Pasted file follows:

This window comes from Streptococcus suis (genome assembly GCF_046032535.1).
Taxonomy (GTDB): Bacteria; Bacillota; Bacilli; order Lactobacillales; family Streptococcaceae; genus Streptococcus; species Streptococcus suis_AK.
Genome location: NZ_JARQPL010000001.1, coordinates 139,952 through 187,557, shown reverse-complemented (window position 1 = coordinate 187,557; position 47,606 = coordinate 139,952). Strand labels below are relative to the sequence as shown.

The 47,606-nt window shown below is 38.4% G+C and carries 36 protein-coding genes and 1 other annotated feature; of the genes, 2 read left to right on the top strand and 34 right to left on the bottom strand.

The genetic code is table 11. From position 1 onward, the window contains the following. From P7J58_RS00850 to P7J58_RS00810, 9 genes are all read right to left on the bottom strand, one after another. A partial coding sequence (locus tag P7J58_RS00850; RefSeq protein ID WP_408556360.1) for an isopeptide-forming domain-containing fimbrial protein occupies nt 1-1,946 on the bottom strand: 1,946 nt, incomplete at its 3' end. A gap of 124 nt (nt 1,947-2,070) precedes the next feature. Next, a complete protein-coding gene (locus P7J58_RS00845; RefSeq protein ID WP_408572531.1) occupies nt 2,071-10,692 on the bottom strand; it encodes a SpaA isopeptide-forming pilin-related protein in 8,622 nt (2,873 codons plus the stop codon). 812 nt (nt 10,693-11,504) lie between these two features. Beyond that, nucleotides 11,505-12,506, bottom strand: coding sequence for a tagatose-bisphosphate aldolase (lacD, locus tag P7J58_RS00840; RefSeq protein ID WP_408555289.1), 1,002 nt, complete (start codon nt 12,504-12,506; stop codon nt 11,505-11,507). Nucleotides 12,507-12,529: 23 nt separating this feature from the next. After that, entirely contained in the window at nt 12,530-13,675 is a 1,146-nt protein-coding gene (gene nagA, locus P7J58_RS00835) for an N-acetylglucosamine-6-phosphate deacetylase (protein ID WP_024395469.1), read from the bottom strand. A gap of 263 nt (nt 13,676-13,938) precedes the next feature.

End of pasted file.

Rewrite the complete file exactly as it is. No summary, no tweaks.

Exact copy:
This window comes from Streptococcus suis (genome assembly GCF_046032535.1).
Taxonomy (GTDB): Bacteria; Bacillota; Bacilli; order Lactobacillales; family Streptococcaceae; genus Streptococcus; species Streptococcus suis_AK.
Genome location: NZ_JARQPL010000001.1, coordinates 139,952 through 187,557, shown reverse-complemented (window position 1 = coordinate 187,557; position 47,606 = coordinate 139,952). Strand labels below are relative to the sequence as shown.

The 47,606-nt window shown below is 38.4% G+C and carries 36 protein-coding genes and 1 other annotated feature; of the genes, 2 read left to right on the top strand and 34 right to left on the bottom strand.

The genetic code is table 11. From position 1 onward, the window contains the following. From P7J58_RS00850 to P7J58_RS00810, 9 genes are all read right to left on the bottom strand, one after another. A partial coding sequence (locus tag P7J58_RS00850; RefSeq protein ID WP_408556360.1) for an isopeptide-forming domain-containing fimbrial protein occupies nt 1-1,946 on the bottom strand: 1,946 nt, incomplete at its 3' end. A gap of 124 nt (nt 1,947-2,070) precedes the next feature. Next, a complete protein-coding gene (locus P7J58_RS00845; RefSeq protein ID WP_408572531.1) occupies nt 2,071-10,692 on the bottom strand; it encodes a SpaA isopeptide-forming pilin-related protein in 8,622 nt (2,873 codons plus the stop codon). 812 nt (nt 10,693-11,504) lie between these two features. Beyond that, nucleotides 11,505-12,506, bottom strand: coding sequence for a tagatose-bisphosphate aldolase (lacD, locus tag P7J58_RS00840; RefSeq protein ID WP_408555289.1), 1,002 nt, complete (start codon nt 12,504-12,506; stop codon nt 11,505-11,507). Nucleotides 12,507-12,529: 23 nt separating this feature from the next. After that, entirely contained in the window at nt 12,530-13,675 is a 1,146-nt protein-coding gene (gene nagA, locus P7J58_RS00835) for an N-acetylglucosamine-6-phosphate deacetylase (protein ID WP_024395469.1), read from the bottom strand. A gap of 263 nt (nt 13,676-13,938) precedes the next feature.